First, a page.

ISIS finance chief Abu Saleh killed: US

11 Dec 2015 | By Gaurav

Washington has confirmed that the finance chief of the ISIS, Abu Saleh was killed in coalition air-strikes last month.

According to the US Muwaffaq Mustafa Muhammad al-Karmush alias Abu Saleh is a 42-year-old Iraqi and was the 'finance minister' of ISIS.

Sources added that two other high ranking members of the organization's financial wing were also killed in air-strikes in November.

In context: The evolution of the ISIS

2004The beginning

Abu Musab Al-Zarqawi established the Sunni organization Al-Qaeda in Iraq (AQI) in 2004 to combat US forces.

Al Zarqawi successfully launched several campaigns against the US but also began attacks on Iraq's Shia majority in an attempt to create a broader sectarian conflict in the region.

He was killed in a US air-strike in Iraq in 2006 and was replaced by Abu- Ayyub Al-Masri.

2006The Islamic State in Iraq

The AQI's sectarian conflict in Iraq was widely opposed by both Shia's and Sunni's.

Faced by pressure from US troops as well as Sunni tribesmen, the Al-Masri established the Islamic State in Iraq in 2006 in an attempt to regain local support.

Al-Masri was killed in an air-strike by US forces in 2010 and Abu Bakr Al-Baghdadi was chosen to lead the ISI.

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2013The creation of ISIS

Under Al-Baghdadi, the ISI began large scale operations against US forces in Iraq.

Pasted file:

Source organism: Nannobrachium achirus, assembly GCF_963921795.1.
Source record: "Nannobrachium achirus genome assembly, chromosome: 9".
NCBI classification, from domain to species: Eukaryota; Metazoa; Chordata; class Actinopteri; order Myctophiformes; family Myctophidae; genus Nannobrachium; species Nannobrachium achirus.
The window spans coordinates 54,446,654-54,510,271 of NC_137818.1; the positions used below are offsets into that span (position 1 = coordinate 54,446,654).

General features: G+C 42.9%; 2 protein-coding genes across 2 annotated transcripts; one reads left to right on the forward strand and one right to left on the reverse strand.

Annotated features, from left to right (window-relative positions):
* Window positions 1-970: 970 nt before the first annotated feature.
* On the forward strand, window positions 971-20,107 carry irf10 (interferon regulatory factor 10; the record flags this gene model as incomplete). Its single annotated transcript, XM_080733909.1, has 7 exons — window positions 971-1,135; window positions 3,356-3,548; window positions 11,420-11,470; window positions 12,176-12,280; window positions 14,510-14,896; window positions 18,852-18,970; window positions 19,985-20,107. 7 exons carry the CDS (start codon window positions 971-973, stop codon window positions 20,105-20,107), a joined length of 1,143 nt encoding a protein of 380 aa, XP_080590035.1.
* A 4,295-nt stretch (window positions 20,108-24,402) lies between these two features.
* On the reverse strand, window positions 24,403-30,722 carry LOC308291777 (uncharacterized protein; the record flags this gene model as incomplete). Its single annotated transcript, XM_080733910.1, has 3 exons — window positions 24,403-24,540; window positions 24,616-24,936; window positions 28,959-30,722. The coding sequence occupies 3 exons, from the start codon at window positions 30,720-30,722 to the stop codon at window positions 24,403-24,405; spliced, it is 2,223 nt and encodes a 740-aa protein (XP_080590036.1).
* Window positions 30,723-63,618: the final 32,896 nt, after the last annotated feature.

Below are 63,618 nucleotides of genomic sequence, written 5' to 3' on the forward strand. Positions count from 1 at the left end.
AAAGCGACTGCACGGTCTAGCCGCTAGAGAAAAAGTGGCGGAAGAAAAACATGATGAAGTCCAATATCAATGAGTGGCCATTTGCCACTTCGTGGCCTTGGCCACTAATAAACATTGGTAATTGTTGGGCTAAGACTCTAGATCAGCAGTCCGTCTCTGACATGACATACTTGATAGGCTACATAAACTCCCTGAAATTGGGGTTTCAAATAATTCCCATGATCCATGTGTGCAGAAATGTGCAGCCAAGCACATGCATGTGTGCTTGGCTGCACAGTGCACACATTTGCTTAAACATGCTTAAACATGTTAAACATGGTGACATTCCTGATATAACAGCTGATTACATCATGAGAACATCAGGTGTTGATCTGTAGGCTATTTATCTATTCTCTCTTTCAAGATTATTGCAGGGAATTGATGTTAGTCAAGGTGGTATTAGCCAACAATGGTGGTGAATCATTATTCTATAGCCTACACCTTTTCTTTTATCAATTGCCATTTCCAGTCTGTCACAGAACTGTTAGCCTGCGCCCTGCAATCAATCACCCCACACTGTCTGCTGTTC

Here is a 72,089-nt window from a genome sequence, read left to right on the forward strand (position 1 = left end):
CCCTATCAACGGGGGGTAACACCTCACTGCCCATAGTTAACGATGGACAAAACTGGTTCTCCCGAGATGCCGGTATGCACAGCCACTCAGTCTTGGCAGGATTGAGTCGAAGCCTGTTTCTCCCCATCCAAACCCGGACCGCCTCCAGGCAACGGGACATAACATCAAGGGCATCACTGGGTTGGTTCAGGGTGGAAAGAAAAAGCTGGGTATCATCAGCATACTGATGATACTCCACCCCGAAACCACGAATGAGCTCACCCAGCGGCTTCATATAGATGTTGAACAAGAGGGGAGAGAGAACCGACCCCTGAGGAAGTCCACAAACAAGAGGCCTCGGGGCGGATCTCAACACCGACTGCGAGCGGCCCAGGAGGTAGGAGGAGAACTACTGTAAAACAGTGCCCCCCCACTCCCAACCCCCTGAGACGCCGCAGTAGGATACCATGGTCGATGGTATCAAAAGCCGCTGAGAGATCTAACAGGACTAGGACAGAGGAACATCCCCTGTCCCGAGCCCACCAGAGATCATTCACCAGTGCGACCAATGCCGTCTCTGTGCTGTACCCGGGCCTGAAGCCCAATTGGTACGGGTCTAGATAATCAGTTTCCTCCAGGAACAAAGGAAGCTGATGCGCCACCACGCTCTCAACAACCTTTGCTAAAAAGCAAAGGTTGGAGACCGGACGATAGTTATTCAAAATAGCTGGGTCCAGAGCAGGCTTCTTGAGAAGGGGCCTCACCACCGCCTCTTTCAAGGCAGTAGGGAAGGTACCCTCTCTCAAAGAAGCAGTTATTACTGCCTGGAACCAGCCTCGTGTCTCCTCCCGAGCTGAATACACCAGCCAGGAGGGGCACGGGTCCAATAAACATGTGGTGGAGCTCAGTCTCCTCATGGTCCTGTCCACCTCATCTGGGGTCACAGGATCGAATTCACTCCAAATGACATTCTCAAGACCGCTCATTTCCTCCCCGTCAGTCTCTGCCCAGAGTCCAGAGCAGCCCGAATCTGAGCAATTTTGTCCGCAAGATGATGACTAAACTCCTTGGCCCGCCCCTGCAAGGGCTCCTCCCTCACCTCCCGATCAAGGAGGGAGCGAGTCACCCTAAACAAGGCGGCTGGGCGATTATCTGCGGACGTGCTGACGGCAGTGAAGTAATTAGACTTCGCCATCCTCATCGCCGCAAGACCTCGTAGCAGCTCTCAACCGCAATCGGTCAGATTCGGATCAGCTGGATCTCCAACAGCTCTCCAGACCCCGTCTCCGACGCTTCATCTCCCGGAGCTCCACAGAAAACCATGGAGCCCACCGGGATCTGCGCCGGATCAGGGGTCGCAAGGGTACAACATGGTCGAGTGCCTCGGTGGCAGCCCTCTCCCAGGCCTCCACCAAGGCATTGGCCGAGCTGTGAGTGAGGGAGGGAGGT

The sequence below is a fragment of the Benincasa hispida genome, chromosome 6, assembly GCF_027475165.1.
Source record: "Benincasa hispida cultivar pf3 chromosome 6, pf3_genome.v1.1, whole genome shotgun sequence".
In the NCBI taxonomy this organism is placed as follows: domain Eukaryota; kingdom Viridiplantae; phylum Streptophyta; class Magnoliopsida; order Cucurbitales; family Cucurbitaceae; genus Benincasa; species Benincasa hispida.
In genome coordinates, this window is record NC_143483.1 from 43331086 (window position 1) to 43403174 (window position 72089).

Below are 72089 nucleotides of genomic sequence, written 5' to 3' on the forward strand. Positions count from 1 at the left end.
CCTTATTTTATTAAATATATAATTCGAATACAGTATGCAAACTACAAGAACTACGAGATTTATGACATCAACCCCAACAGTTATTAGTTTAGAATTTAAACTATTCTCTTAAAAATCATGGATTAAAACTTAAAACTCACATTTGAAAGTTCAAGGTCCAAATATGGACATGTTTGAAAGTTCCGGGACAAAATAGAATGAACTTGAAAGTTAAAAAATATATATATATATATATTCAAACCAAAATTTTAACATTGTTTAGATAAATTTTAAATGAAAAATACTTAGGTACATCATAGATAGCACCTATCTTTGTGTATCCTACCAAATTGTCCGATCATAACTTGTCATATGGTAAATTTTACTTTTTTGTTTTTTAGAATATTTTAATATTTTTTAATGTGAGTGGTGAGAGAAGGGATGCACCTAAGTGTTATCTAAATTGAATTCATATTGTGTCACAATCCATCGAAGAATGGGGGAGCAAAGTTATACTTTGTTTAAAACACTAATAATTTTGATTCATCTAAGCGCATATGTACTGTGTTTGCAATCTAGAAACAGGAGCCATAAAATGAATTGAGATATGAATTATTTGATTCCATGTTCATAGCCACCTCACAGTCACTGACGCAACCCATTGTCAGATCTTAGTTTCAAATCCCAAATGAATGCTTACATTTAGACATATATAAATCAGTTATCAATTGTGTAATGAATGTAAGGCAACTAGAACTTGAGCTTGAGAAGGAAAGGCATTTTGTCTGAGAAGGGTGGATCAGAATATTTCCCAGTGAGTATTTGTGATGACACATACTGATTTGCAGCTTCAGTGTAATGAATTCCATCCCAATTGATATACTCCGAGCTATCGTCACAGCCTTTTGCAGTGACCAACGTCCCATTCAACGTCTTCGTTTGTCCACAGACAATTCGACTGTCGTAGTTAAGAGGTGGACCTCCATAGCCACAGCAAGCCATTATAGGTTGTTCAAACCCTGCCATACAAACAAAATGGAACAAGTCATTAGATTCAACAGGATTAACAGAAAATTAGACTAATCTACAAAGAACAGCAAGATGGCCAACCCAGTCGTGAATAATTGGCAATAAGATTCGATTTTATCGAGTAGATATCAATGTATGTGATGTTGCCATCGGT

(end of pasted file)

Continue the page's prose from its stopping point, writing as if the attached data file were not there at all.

By 2013, it also set up the Al-Nusra front to battle President Assad's forces in Syria.

In April 2013, Baghdadi announced the merger of Al Nusra and ISI to form the Islamic State of Iraq and Syria.

The move was widely opposed by the Al Qaeda which disowned ISIS in 2014.

What is ISIS's objective?

The ISIS aims to create a 'Caliphate', or a state ruled under Islamic law, also known as Sharia, extending from West Asia to India, China, North Africa and parts of Europe.

Post-2013 The current state of ISIS

In June 2014, ISIS declared the establishment of a Caliphate, the Islamic State, and declared Al-Baghdadi as the Caliph or spiritual leader.

In February 2015, US Director for National Intelligence, James Clapper said IS could muster "somewhere in the range between 20,000 and 32,000 fighters" in Iraq and Syria.

Rumors surfaced that Baghdadi was killed in October but the group has denied these allegations.

Most IS fighters not Iraqi or Syrian

In October 2015, the Director of the US National Counter-terrorism Center estimated that ISIS had atleast 28,000 foreign fighters primarily from Tunisia, Saudi Arabia and Russia.
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Attacks Significant ISIS attacks across the world

In June 2015, ISIS claimed responsibility for an attack on tourist spots in Tunisia that killed over 40 tourists and locals.

They also claimed responsibility for bomb attacks on a Shia Mosque in Kuwait that month which killed 30 people and injured over 200.

The Paris attacks in November 2015 were also claimed by the ISIS which killed over 130 people.

Where do they get their money from?

The US estimates that in 2014 IS may have earned as much as $100m from the sale of crude oil and refined products to middlemen, who smuggled them to Turkey and Iran.

11 Dec 2015ISIS finance chief Abu Saleh killed: US